Windows 11 just feels clumsy and unintuitive in handheld mode. The desktop operating system was never designed for a small touchscreen device like this. Navigating the desktop UI using your fingers or the Ally’s controls is an exercise in frustration. Unlike the Deck’s SteamOS, which was built for gaming portability, you constantly fight against Windows’ legacy desktop conventions.

Simple tasks like closing windows or navigating menus become annoying chores requiring precise aim with an imprecise joystick or touchpad. And Windows’ default scaling at high DPIs on the Ally’s small screen makes icons and text almost comically large and awkwardly spaced. You can adjust scaling, but it often breaks application compatibility.

The Ally tries to mitigate these issues by letting you toggle a mode that uses the right joystick as a mouse and shoulder buttons as clicks. But this still feels clumsy as a core input method. More concerning are occasional issues with games not properly scaling or recognizing the Ally’s controls.

You may have to manually remap buttons or fiddle with settings to get games running smoothly. This really comes down to the lack of any unified OS optimized for handheld gaming. Valve has a huge advantage in controlling both hardware and software design with SteamOS.

Even the Armoury Crate app, designed to be a unified game launcher, has hiccups, sometimes struggling with game integration or freezing altogether. Despite boasting wider compatibility on paper, the actual gaming experience can be hit or miss depending on titles. Cloud gaming via Xbox Cloud Gaming also performed poorly in my testing despite Windows, in theory, being the ideal platform.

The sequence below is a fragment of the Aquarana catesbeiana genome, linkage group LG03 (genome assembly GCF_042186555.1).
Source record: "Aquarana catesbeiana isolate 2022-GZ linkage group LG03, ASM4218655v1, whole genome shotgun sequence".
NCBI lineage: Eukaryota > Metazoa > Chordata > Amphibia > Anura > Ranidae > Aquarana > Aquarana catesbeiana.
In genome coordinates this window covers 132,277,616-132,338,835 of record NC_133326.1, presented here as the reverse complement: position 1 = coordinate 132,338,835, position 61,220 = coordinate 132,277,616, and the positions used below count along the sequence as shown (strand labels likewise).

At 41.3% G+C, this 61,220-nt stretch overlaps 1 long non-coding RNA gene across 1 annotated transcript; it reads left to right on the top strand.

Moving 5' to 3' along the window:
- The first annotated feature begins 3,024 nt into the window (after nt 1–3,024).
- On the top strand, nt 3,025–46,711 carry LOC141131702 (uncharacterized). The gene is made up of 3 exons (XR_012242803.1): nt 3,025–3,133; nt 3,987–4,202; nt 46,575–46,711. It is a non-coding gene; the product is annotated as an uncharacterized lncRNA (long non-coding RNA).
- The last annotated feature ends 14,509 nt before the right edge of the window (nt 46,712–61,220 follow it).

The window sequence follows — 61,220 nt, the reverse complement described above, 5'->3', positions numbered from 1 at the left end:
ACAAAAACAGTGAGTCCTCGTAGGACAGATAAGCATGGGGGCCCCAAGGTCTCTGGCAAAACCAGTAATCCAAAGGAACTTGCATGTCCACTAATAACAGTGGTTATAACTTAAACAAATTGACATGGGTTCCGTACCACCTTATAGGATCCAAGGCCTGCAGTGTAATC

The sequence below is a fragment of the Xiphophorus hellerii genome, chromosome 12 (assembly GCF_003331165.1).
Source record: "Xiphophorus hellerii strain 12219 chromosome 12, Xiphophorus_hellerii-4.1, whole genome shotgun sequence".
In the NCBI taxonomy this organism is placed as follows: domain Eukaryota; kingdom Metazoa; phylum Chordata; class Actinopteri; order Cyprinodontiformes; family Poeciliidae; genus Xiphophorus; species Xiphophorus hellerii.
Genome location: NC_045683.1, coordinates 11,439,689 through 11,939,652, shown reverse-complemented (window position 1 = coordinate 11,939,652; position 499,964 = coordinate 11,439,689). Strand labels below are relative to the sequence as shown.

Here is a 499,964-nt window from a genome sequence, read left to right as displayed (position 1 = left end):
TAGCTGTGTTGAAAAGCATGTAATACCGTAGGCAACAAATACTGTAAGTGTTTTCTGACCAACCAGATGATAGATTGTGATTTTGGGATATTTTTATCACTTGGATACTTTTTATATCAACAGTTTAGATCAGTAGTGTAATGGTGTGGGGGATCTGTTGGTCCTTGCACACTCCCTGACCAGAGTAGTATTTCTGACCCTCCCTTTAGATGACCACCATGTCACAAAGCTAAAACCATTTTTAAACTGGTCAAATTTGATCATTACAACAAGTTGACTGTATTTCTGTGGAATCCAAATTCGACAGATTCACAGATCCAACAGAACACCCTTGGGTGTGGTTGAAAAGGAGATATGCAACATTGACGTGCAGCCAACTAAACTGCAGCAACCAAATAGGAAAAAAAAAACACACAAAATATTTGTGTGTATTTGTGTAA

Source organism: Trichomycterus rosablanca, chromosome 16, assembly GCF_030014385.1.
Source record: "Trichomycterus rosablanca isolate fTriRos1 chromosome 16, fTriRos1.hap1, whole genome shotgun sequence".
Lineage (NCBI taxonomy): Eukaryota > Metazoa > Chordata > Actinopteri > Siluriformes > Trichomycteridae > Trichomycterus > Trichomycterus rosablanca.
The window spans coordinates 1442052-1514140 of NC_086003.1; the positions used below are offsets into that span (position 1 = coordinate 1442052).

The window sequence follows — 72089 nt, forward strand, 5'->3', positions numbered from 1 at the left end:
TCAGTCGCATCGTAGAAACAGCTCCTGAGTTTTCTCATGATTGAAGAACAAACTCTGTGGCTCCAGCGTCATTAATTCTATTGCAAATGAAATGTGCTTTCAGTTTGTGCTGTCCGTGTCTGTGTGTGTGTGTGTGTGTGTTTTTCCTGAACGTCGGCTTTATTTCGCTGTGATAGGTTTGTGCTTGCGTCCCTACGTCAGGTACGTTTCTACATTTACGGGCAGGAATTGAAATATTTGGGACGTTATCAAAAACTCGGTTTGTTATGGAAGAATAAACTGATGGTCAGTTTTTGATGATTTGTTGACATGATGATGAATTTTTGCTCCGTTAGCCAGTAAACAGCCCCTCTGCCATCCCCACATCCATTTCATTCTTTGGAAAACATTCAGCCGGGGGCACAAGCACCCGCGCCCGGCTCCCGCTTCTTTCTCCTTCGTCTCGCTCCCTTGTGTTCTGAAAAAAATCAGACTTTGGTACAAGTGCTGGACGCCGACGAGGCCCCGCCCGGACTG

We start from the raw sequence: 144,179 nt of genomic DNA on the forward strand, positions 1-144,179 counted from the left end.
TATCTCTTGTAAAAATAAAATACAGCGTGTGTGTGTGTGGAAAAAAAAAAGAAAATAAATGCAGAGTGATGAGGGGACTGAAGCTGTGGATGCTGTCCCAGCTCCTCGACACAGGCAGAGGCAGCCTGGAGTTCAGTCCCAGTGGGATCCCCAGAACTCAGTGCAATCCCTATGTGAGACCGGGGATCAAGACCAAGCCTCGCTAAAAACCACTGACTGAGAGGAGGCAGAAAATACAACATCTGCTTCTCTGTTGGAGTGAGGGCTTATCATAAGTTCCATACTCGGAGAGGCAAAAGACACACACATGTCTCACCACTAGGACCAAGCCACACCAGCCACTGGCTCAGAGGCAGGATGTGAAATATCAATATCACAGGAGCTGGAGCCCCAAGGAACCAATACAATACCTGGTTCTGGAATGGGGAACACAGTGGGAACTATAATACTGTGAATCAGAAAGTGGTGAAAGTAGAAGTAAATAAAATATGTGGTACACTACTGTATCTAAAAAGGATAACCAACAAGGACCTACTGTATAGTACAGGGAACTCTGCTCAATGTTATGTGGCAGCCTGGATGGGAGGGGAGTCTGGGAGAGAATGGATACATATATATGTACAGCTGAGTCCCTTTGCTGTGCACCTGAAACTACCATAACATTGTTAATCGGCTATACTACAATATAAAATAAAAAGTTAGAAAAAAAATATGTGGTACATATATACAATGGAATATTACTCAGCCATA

Asus Rog Ally Handheld Console Pc Review

Ultimately, Windows 11 integration holds back the incredible power contained in the Ally’s hardware. For tinkerers who enjoy optimizing performance, the Ally has tons of options to play with. But more casual gamers may find the janky Windows experience frustrating. With some refinement, this could be an incredible handheld platform. But it’s still rough around the edges.

The ROG Ally absolutely achieves its mission of delivering cutting-edge power in a portable form factor. And that gorgeous display cannot be overstated. However, its spartan 2-hour battery life greatly limits its on-the-go usefulness. This feels more like a handheld desktop PC than a take-anywhere device.

At $699, it’s also over $100 more than a fully specced-out Steam Deck. And Valve’s machine offers a smoother user experience for gaming thanks to SteamOS. Yet the Ally provides wider compatibility and higher frame rates for those willing to put in the effort.

Asus Rog Ally Handheld Console Pc Review

So who is the ASUS ROG Ally for? It’s for uncompromising power users who demand desktop-like performance from a handheld. And it’s for tinkerers who want granular control over every aspect of the hardware and OS. More casual gamers or those looking for a seamless pick-up-and-play experience are better served by the Steam Deck.

Make no mistake — the Ally is an impressive gaming machine. But its battery, ergonomics and Windows quirks limit its overall appeal. This early entry in the handheld PC space shows great promise. However, there is still work to be done to refine the formula. For power users, the ASUS ROG Ally is a compelling option, but for now, at least, the Steam Deck remains the default choice for most gamers. The competition is heating up, and that can only be good for portable gaming.

Final Thoughts